} catch (JMSException e) {

// Place the message on to the reply queue (WLReplyQueue)

@Resource(name = "WLReplyQueue", mappedName = "jms/WLReplyQueue")
private javax.jms.Queue queue;
@Resource(name = "WLReplyQCF", mappedName = "jms/WLReplyQCF")
private javax.jms.QueueConnectionFactory tcf;

public void putMessage(javax.jms.Message msg) {
System.out.println("=> Placing message on WLReplyQueue...");
QueueConnection queueConnection = null;
QueueSession queueSession = null;
QueueSender queueSender = null;

try {
queueConnection = tcf.createQueueConnection();
queueSession = queueConnection.createQueueSession(false,
queueSender = queueSession.createSender(queue);
System.out.println("=> Message sent!");

} catch (Exception e) {
System.out.println("Exception: ");

if (e instanceof JMSException) {
((JMSException) e).getLinkedException().printStackTrace();

} finally {

try {
System.out.println("=> Closing Connection");
} catch (Exception e) {
System.out.println("Exception: ");

if (e instanceof JMSException) {
((JMSException) e).getLinkedException().printStackTrace();

public void postCreate() {
System.out.println("Bean Created");

public void preDestroy() {
System.out.println("Bean Destroyed");

The above code is for a simple message driven bean. It receives messages from MQSenderQueue and onMessage() prints out the content of text message received. Next it places the message back to the WLReplyQue. Note that in the code we never directly place message on to MQ queue. We are actually placing the message to a MQ queue namely MQReceiverQueue using Foreign JMS Server and local Weblogic JNDI name WLReplyQue.
Since we are using EJB 3, we actually do not need an ejb-jar.xml since we are using annotaions. However, to make it work on Weblogic 10, we still need a weblogic-ejb-jar.xml. Somehow I couldn’t get it working without this. Also note that I am using an older (90) schema for weblogic-ejb-jar.xml. Following is the content of Weblogic-ejb-jar.xml:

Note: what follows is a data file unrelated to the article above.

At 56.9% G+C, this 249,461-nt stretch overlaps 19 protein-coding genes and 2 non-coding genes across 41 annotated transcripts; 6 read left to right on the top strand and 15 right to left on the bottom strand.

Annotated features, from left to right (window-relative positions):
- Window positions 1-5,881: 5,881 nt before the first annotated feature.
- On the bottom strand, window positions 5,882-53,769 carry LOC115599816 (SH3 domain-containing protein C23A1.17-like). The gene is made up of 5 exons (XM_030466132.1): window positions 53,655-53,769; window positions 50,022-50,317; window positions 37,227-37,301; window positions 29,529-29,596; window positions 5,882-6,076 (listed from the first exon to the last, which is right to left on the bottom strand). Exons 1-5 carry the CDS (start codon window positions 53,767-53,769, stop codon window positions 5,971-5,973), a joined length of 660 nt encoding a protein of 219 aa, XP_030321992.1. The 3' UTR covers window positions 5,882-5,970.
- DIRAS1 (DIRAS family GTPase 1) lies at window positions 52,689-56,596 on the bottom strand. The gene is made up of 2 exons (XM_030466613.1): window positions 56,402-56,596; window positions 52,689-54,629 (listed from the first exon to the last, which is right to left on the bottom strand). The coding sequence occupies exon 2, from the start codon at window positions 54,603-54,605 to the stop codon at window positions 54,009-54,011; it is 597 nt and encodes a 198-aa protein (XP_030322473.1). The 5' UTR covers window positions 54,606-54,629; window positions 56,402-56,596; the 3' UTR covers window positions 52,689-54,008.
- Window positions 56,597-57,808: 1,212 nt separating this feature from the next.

<weblogic-ejb-jar xmlns=""


Create EJB jar and deploy it in Weblogic Server. You need to restart Weblogic instance if you do any changes in MQ to reflect that in Weblogic. We are all set to test now!

Open WebSphere MQ explorer, click on MQTest (our queue manager) -> Queues. On the RHS table, right click on MQSenderQueue and select “Put test message” in the popup menu. Type in a test message, say, “Hello MQ-Weblogic World!”, click “Put Message” and close.

Image #21: Put a test message for testng.
Go to your Weblogic Servers’ output console and you will see the message. Outputs look like:

=> Message received!
=> Message: Hello MQ-Weblogic World!
=> Placing message on WLReplyQueue...

=> Message sent!
=> Closing Connection

Now go to MQ explorer and check messages in the second queue – MQReceiverQueue – you should be able to see this message.

Image #22: Queues with messages.

This article is inspired by an article by Sanjay M Kesavan at
I would like thank Mr. Kesavan, author of above wonderful article.

That’s it. You may send your feedbacks to me on